Vera Florence Cooper Rubin was an American astronomer who pioneered work on galaxy rotation rates. She uncovered the discrepancy between the predicted angular motion of galaxies and the observed motion, by studying galactic rotation curves. This phenomenon became known as the galaxy rotation problem, and was evidence of the existence of dark matter. Although initially met with skepticism, Rubin’s results were confirmed over subsequent decades. Her legacy was described by The New York Times as “ushering in a Copernican-scale change” in cosmological theory.

    Fritz Zwicky, the Father of Dark Matter research.No image credit after long search

    Fritz Zwicky, a Swiss astronomer. He worked most of his life at the California Institute of Technology in the United States of America, where he made many important contributions in theoretical and observational astronomy. In 1933, Zwicky was the first to use the virial theorem to infer the existence of unseen dark matter, describing it as “dunkle Materie

    There was no Nobel award for either Rubin or Zwicky.

    See the full article here .

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    Symmetry is a joint Fermilab/SLAC publication.


     
  • richardmitnick 12:43 pm on April 11, 2018 Permalink | Reply
    Tags: Axions, , , ,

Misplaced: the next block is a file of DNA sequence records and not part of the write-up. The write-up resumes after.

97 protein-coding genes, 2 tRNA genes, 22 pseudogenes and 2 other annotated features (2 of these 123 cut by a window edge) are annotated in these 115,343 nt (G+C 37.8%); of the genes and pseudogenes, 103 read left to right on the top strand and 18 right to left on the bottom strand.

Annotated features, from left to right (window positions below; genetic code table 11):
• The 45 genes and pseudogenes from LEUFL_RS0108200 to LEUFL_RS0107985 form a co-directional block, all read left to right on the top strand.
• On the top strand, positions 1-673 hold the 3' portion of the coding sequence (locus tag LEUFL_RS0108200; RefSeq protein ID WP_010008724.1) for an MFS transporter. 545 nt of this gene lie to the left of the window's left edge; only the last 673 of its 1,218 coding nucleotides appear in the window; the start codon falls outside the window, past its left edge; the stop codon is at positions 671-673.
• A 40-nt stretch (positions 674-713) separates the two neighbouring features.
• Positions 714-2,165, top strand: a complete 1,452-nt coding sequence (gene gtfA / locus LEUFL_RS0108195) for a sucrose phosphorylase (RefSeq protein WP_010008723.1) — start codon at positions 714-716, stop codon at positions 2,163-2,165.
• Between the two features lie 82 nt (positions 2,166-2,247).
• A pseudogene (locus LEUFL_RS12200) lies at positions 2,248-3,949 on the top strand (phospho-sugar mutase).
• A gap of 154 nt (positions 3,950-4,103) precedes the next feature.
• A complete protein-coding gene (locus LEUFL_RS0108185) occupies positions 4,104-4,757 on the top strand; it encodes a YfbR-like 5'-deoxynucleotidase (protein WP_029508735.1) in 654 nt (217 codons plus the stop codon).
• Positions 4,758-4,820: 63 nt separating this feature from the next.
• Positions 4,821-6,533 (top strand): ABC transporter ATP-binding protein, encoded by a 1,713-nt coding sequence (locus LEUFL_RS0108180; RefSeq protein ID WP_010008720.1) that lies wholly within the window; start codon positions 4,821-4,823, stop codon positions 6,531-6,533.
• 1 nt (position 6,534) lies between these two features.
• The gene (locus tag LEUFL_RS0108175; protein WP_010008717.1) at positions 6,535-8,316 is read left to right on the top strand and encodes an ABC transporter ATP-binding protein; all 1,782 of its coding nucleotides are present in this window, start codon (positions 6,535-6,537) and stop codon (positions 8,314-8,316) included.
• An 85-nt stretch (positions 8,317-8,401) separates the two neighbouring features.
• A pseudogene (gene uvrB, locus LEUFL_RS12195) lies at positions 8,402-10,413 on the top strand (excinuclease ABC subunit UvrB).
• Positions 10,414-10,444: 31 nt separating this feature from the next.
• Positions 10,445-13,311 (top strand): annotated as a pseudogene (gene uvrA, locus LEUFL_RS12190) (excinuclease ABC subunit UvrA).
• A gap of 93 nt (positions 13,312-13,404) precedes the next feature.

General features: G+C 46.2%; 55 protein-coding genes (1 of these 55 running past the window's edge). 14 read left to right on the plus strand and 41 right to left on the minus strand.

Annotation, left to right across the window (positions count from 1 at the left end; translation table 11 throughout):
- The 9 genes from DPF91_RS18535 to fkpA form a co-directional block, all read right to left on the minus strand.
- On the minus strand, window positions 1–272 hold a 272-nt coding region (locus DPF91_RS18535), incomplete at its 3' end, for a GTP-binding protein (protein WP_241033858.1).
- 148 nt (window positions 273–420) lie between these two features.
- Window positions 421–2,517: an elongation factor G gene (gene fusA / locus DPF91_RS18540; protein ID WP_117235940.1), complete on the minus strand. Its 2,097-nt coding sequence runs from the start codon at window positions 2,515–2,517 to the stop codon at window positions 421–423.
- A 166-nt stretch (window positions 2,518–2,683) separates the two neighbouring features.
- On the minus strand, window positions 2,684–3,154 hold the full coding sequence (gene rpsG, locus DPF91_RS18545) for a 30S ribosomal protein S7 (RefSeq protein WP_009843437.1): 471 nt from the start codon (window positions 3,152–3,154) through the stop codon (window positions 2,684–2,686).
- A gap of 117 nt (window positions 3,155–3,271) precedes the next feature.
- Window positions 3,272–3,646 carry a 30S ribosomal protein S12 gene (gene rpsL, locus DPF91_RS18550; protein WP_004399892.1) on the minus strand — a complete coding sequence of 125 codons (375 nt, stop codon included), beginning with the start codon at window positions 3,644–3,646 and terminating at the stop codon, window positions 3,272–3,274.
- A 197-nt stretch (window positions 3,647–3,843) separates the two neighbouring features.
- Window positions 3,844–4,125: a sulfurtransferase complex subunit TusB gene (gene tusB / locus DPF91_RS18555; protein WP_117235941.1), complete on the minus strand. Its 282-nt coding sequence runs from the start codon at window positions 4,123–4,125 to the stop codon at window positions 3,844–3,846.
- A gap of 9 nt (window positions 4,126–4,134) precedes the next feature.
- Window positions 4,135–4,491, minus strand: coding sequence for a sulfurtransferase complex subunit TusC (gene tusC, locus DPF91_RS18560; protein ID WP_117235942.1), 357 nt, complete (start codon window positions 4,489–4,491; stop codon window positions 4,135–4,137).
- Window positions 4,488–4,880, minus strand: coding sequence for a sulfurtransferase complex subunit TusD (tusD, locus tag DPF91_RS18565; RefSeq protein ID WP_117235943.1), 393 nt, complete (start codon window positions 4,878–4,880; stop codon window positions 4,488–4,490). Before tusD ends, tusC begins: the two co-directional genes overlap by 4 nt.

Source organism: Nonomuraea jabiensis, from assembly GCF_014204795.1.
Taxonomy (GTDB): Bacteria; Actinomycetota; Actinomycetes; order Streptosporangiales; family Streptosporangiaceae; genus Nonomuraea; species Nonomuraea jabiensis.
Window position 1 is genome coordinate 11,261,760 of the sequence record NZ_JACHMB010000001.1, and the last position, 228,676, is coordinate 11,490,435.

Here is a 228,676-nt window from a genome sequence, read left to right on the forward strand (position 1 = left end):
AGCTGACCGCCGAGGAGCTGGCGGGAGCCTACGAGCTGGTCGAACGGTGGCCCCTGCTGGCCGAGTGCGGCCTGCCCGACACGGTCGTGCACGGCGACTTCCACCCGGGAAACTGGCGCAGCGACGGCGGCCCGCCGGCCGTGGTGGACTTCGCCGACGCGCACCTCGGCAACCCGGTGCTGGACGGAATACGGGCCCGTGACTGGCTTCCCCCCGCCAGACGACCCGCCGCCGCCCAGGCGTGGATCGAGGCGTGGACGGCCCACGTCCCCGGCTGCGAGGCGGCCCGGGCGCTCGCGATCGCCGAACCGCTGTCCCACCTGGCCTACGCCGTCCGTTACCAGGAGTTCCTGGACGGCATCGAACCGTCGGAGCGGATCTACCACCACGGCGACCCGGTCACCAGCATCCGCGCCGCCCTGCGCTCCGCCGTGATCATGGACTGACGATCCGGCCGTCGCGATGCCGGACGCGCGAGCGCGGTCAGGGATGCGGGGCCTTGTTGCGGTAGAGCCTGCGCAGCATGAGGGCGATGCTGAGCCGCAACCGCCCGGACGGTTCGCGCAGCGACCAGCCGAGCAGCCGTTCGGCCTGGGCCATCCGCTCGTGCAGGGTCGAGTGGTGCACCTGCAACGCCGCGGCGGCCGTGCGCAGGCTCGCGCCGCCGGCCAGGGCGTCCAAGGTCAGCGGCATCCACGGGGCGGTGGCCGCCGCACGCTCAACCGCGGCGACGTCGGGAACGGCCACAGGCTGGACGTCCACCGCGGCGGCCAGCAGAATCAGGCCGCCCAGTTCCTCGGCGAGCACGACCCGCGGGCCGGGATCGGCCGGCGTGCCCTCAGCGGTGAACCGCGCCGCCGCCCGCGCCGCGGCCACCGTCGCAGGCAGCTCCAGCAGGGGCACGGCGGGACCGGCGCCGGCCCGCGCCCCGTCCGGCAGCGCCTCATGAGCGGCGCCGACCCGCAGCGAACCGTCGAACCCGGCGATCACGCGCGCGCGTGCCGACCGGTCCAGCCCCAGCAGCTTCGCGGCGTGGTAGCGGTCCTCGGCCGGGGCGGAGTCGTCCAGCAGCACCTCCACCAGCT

From U Washington via UC Berkeley: “Start of most sensitive search yet for dark matter axion” 

    U Washington

    University of Washington

    UC Berkeley

    UC Berkeley

    April 9, 2018
    Robert Sanders
    rlsanders@berkeley.edu

    1
    The SQUID-based amplifier, which is about a millimeter square, is supercooled to be sensitive to faint signals from axions, should they convert into a microwave photon in the ADMX detector. Sean O’Kelley image

    Thanks to low-noise superconducting quantum amplifiers invented at UC Berkeley, physicists are now embarking on the most sensitive search yet for axions, one of today’s top candidates for dark matter.

    The Axion Dark Matter Experiment (ADMX) reported results today showing that it is the world’s first and only experiment to have achieved the necessary sensitivity to “hear” the telltale signs of dark matter axions.